Poet, Essayist, Photographer, Naturalist

Category: homecoming farm journal entries

Garlic Planting at Homecoming Farm

The last agricultural event of the 2017 Homecoming Organic Farm Season is planting Garlic. Don has mowed the Sorghum cover crop planted in the garlic plot. When the sorgham was disked to break up the stalks with the tractor. Several Volunteers were on hand to help.

The first step is to break apart the seed bulbs. Trays of various garlic varieties are transferred to the Hoop House.  It is a pleasure to work in a warm environment. Outside the tropical atmosphere in the hoop house, it is cold and windy. The weather has delayed planting. The soil has finally dried enough to plant.

Separating garlic cloves takes strong hand muscles. The cloves are snug. We use a thumb nail to slit through several thin parchment-like layers to get an opening between cloves. Using thumb again, we pop the bulb open and peel off the cloves. They collect in a bucket until Don says, “This is enough seed for now, let’s plant.”

Don has made four furrows with a forked chisel plow. The rows are 200 feet long. Don uses little red plastic flags from Home Depot to mark where one variety ends and the next one starts. We are instructed to plunge cloves into loose soil six inches apart. This gives the clove room to spread out roots and not interfere with the next one. We start with German Red. I’ve tasted a small clove. It is hot and zesty. We are on our hands and knees brushing aside broken stalk of sorghum, which acts to add carbon to the soil). We will plant many varieties. Elizabeth wants us to try to have garlic varieties from many parts of the world.  We’ve planted Slovak, Israeli, music, soft neck, and many more. This connects us to a wider range than local. Garlic has evolved into many varieties depending on the soil conditions it grows in. this is unique to garlic.

Once all the garlic is in the ground, mulching begins. The compost is close by. Partly rotted leaves are forked into wheel barrows and spread on the beds with an isle in between. There is no irrigation because there is no well close by. The garlic is on its own.  Unfortunately, the westerly winds have open passage because there is nothing in its way. “The problem is that by next spring, the wind has blown all the compost away.” Says Don.

Shortly after planting, the cloves begin to grow roots and shoots. Once the ground freezes, each clove stops growing until late winter.  Walking the garlic rows in spring and seeing little green shoots is the promise of another farm season in 2018. For now, the garlic bulbs we’ve taken home are beginning to turn on their biological clocks. By January, the power of garlic begins to wane. It’s tie to make hummus, and stews with garlic and stir fries as well. The slow cooker bubbles with garlic cloves as well. Garlic is one of the most nutritious foods with plenty of amino acids. Last year Don and crew planted over 20,000 cloves. It turned out to be too much to handle. This season, about  half  that many. That’s fine with me, I love working with garlic in the garlic seasoning hut.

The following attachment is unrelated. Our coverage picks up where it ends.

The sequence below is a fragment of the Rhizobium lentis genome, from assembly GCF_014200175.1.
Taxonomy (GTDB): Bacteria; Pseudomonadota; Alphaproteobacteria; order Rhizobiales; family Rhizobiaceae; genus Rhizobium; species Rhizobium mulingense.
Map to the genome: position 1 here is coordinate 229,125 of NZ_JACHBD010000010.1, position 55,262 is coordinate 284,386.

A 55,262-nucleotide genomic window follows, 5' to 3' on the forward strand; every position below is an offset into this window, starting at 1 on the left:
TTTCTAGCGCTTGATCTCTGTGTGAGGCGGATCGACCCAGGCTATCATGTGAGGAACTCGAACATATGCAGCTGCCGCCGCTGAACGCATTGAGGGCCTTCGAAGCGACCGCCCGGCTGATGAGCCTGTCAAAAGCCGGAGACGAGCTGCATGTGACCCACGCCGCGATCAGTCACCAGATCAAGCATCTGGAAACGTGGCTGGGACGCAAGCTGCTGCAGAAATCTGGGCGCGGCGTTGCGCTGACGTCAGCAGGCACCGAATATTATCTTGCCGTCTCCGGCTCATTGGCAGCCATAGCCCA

Tom Stock                                                                November 21, 2017



Homecoming Farm Notes – August 8, 2017

This was the last day for the interns. Don will have a skeleton crew from here on out. I will miss their youth and energy.

Weeds dominate.

I found Don picking cucumbers. He left the fat yellow-orange overripe ones for seed.

Homecoming Organic Farm Journal: July, 25, 2017

Nancy and I weeded an onion bed. Weeds crowded right up the blue-green stalks. It was difficult weeding. I developed a technique that worked for me. I nimbly fingered my way through the weeds until I touched the onion stalk. Then I grasped a handful of weeds and yanked. The soil was wet and the weeds took a good chunk of soil with them. It was slow going.


The sky was cloudy and the temperature 70 degrees with a moderate wind from the west. It was comfortable yet a bit chilly. Steve was the dedicated mower guy. He’s gotten this job by doing it week by week. Keeping “weed pressure” at bay is the primary task of the work/share crew. All told, there are 70 people involved with the farm. Nancy and I are scheduled for the Tuesday pickup.


Don asked me to join the garlic crew. We were situated at a table just outside the garlic shed. The crew included Mitch, Jonathan, me, Jane Ann, and Ana. We have many crates yet to process. We were clipping off the stalks and roots and removing the outer layer of thin tissue. Don came by to check up “Don’t clean all the tissues. No one wants them.”


Don related his “I saved a rabbit story.” “I was moving one of the fallow plots when a rabbit crossed my path and jumped out onto the open lawn. Just then, a hawk swooped down to attack. I interfered and the hawk flew off. I saved a rabbit.”


I have designated Nella as “Queen of the Herb/Flower Garden.”  I’ve seen her there several times. The two gardens are taking shape with her weeding. “I found a skeleton” she said. She showed me the spot. I lifted the skull. It was a rabbit. Magnificent large white lilies are in bloom.


Our share included okra, beets, kale, Japanese turnip, garlic, eggplant, cucumber, garlic scapes, and hot peppers. There is no better place to be than out in the open air with a community of wonderful, like minded people.



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